All prices above include meals and 18% Peruvian sales tax (IGV). Researchers may also choose to camp at Wayqecha for $10 per night (food not included), subject to availability and field conditions. For other lodging options and pricing, please contact . Download our Wayqecha Visitor's Guide (pdf).

Volunteers at all 3 stations pay $48/day* (covers food + lodging). A minimum stay of 8 weeks is required.

Stay with us as a conservation-minded tourist! Learn more about pricing and this incredible experience here.


Research at Wayqecha

The Wayqecha Cloud Forest Biological Station hosts researchers from Peru and around the world. The organization provides scholarships to an average of 20 university students per year to study local biota, ecosystem interactions, and the impacts of climate change on the cloud forest. In addition, the site is used as a center for environmental education and training courses for local students. As an example, during 2010, the Wayqecha Research Station hosted 511 researchers and 313 students.

Current research at Wayqecha includes a multidisciplinary project addressing carbon cycling in montane forests and soils, and another predicting Andean montane forest response to climate change. Other studies analyze plant and animal diversity patterns along the Andean elevational gradient.

Watch a video of scientists at work at Wayqecha »

Read about ACA's Birdathon, which passed through Wayqecha in August of 2011 and 2012, and October 2014.

Learn more about Wayqecha on YouTube!


About the Cloud Forest

Wayqecha cabins
Photo from Wayqecha's Canopy Walkway by Daniel Huaman

The cloud forests where the eastern slopes of the Andes meet the Amazonian lowlands constitute one of the world’s greatest conservation priorities. In these headwater regions of the Amazon, dramatic variations in altitude, slope, aspect, exposure, and geological substrate produce some of the highest levels of biological diversity on Earth. Species such as Andean Cock-of-the-Rock and the Spectacled Bear can be found here, as well as countless species of birds and orchids.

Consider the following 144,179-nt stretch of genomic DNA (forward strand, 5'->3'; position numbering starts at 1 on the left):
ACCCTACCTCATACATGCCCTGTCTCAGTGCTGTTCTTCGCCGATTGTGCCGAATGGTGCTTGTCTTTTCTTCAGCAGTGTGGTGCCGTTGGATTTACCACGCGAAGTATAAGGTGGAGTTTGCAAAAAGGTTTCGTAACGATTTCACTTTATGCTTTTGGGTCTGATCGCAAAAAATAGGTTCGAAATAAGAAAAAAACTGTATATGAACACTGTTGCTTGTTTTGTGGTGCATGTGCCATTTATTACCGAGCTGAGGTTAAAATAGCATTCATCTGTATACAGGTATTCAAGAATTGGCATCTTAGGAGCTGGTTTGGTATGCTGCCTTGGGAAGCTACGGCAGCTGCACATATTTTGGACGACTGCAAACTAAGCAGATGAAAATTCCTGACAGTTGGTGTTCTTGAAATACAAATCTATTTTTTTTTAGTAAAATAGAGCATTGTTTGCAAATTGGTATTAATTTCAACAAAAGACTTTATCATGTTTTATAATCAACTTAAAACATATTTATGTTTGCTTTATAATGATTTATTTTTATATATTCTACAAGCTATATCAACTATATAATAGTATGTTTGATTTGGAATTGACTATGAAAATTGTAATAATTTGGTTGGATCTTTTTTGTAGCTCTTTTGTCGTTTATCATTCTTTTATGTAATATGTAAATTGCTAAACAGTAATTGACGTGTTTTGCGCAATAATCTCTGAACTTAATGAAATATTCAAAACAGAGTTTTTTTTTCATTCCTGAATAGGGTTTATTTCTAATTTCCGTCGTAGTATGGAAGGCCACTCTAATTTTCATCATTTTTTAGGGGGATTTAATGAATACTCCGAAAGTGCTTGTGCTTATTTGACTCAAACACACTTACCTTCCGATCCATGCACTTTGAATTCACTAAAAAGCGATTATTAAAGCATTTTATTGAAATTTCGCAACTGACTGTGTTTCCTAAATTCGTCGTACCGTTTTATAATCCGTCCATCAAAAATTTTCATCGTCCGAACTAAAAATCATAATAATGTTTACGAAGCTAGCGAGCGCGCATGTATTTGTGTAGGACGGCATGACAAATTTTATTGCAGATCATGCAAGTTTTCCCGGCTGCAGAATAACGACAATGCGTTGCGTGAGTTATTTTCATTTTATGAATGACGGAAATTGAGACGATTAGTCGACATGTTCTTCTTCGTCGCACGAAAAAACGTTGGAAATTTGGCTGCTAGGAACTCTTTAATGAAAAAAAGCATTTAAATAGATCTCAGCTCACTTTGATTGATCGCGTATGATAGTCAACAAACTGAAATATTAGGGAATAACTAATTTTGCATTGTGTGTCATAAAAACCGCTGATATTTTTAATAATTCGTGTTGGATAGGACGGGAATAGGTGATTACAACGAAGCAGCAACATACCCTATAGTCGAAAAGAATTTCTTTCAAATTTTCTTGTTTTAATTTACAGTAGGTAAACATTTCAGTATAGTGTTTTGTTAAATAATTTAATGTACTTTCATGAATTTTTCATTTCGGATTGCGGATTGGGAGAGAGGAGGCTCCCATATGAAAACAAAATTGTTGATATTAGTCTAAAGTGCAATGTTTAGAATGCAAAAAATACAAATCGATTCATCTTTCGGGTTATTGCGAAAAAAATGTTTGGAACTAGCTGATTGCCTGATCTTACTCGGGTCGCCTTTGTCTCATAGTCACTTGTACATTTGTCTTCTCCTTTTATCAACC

Furthermore, the cloud forests act as a giant sponge, absorbing rain, condensing clouds and gradually releasing the water into the watersheds below, mitigating flooding and landslides and reducing sedimentation for downstream populations. These headwater regions are also where the majority of Amazonian migratory fish spawn. These fish in turn provide the bulk of the protein for human consumption throughout the entire Amazon basin.

Threats to the Cloud Forest

Unfortunately, these cloud forests are under considerable pressure from agricultural expansion as settlers move into the region. These settlers typically do not have locally adapted agricultural skills, such as the Inca had developed in the highlands. Instead they use slash-and-burn techniques to clear pasture for cattle and to plant crops. Because of the highly erosive terrain and leaching of the soils, much of this agriculture is unsustainable. Moreover, fires used to clear land often spread out of control, leading to further loss of this precious habitat. Since they come from different regions, many local people are unaware of the significance and uniqueness of the forests, and lack the knowledge and skills necessary to manage their land in a way that ensures the long-term health of its natural resources.


Student dorm

Student dorm, built 2014. Photo: Robinson Palomino

Photo of Golden-Collared Tanager

Golden-collared Tanager (Iridosornis jelskii) at Wayqecha. Photo: Francisco Llacma

Hummingbird photo

Amethyst-throated Sunangel (Heliangelus amethysticollis) at ACA's Wayqecha Biological Station. Photo: Trond Larsen

Cloud forest

Cloud forest trees covered with lush vegetation. Photo: Adrian Tejedor.

Photo of orchids

One of the hundreds of orchid species found at Wayqecha. Photo: Megan MacDowell

Photo of cabins

Cabins overlooking the cloud forest at Wayqecha Cloud Forest Biological Station. Photo: ACA

View from cabin.

View from cabin at Wayqecha. Photo: Cesar Moran

red tapestry